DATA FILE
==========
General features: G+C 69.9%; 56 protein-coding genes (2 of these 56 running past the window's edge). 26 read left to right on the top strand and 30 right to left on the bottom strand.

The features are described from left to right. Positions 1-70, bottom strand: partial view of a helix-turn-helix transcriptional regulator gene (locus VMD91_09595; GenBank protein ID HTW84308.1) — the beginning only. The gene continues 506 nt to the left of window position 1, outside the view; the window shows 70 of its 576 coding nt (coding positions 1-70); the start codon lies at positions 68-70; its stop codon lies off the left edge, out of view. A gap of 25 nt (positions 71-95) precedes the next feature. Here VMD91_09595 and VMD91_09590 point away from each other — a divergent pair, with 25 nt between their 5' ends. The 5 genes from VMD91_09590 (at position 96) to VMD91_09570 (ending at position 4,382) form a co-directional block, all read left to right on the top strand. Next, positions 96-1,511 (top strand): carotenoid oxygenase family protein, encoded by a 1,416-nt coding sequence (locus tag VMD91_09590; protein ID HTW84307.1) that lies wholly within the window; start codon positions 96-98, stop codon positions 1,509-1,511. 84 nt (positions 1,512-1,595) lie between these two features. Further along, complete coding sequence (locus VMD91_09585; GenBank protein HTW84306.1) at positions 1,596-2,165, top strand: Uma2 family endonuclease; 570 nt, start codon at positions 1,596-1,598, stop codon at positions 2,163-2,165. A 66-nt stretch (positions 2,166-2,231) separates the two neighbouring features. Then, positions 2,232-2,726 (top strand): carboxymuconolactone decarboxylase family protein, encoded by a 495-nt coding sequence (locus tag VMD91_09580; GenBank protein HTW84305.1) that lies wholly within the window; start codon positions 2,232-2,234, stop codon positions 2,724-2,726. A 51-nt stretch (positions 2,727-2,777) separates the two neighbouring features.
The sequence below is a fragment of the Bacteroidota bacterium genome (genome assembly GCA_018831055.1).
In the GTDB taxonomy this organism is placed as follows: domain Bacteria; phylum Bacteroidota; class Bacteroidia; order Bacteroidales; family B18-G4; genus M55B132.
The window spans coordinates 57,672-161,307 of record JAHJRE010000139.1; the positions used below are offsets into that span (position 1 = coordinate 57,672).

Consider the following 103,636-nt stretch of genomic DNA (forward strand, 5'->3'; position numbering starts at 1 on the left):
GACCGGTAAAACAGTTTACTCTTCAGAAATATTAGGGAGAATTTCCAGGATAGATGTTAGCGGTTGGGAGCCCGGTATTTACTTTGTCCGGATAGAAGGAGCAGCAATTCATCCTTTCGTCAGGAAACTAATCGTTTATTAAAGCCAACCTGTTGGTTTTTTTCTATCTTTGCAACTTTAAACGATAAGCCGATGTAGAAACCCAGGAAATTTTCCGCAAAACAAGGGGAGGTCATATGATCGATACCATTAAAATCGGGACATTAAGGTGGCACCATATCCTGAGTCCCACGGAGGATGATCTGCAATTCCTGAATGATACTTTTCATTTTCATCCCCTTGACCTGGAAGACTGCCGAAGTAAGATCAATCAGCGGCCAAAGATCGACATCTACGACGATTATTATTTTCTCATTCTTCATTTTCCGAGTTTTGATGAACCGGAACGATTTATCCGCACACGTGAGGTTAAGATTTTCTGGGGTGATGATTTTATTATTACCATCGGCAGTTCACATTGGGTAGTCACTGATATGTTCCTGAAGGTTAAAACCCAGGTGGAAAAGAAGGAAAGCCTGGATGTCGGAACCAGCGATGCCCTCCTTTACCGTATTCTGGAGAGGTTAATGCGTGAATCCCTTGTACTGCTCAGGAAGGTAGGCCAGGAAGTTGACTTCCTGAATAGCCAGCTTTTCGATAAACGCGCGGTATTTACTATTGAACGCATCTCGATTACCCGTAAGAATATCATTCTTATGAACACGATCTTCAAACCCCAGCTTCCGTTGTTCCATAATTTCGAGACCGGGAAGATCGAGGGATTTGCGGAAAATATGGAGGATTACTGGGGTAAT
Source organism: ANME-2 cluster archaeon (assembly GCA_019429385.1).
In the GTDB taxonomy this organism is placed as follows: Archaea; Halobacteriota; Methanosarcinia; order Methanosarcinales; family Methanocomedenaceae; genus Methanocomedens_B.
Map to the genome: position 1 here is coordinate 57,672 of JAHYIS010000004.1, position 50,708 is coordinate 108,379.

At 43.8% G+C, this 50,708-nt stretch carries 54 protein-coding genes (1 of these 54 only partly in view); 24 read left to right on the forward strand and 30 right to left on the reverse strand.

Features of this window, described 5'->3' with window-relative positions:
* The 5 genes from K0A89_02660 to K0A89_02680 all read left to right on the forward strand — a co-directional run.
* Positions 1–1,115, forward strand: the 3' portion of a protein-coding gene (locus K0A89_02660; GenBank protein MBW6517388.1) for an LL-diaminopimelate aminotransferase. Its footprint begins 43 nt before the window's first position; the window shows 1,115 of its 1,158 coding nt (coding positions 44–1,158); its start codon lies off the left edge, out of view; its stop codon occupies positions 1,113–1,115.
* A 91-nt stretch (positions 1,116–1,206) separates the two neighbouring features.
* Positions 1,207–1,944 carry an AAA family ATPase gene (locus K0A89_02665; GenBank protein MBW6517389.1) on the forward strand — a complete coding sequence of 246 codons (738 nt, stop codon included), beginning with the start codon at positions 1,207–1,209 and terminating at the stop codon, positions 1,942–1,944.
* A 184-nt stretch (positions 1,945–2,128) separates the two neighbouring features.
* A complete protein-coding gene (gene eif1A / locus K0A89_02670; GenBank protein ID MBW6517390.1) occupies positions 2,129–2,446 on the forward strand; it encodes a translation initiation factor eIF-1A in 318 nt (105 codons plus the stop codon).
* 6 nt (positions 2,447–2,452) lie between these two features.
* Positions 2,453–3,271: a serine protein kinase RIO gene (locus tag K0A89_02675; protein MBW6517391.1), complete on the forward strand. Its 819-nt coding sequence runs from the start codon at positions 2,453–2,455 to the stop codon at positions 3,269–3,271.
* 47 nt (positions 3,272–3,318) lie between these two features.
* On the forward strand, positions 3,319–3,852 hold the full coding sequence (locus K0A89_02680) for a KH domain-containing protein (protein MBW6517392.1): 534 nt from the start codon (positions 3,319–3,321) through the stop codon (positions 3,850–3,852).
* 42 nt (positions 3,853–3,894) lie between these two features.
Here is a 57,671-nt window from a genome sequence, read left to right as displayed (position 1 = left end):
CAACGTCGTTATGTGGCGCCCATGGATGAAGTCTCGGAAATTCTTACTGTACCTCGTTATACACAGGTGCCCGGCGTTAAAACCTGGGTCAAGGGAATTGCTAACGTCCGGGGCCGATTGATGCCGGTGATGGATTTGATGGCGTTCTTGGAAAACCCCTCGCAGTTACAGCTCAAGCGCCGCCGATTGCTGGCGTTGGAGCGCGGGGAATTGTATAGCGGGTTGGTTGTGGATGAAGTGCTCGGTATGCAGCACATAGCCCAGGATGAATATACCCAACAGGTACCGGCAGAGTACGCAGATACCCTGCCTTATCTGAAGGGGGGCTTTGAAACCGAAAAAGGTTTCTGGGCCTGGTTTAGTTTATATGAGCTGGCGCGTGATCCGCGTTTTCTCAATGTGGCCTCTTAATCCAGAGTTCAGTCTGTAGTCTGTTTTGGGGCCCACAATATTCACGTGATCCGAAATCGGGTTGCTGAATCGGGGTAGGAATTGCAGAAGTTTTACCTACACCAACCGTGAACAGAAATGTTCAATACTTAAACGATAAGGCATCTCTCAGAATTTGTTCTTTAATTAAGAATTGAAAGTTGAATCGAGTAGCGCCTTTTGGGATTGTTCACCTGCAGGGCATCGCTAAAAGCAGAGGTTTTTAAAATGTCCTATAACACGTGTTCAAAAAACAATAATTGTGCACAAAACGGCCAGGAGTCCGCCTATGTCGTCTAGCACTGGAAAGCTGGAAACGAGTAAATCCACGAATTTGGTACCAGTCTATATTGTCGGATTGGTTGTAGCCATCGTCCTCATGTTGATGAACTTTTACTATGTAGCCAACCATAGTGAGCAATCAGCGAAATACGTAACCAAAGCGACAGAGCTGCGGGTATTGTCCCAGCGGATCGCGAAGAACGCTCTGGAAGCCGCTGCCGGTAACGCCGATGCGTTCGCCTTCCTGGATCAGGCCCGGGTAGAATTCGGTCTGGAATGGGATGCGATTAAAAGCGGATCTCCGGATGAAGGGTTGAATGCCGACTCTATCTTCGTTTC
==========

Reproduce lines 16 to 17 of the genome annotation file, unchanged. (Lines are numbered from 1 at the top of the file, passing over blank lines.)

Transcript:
* Positions 1,207–1,944 carry an AAA family ATPase gene (locus K0A89_02665; GenBank protein MBW6517389.1) on the forward strand — a complete coding sequence of 246 codons (738 nt, stop codon included), beginning with the start codon at positions 1,207–1,209 and terminating at the stop codon, positions 1,942–1,944.
* A 184-nt stretch (positions 1,945–2,128) separates the two neighbouring features.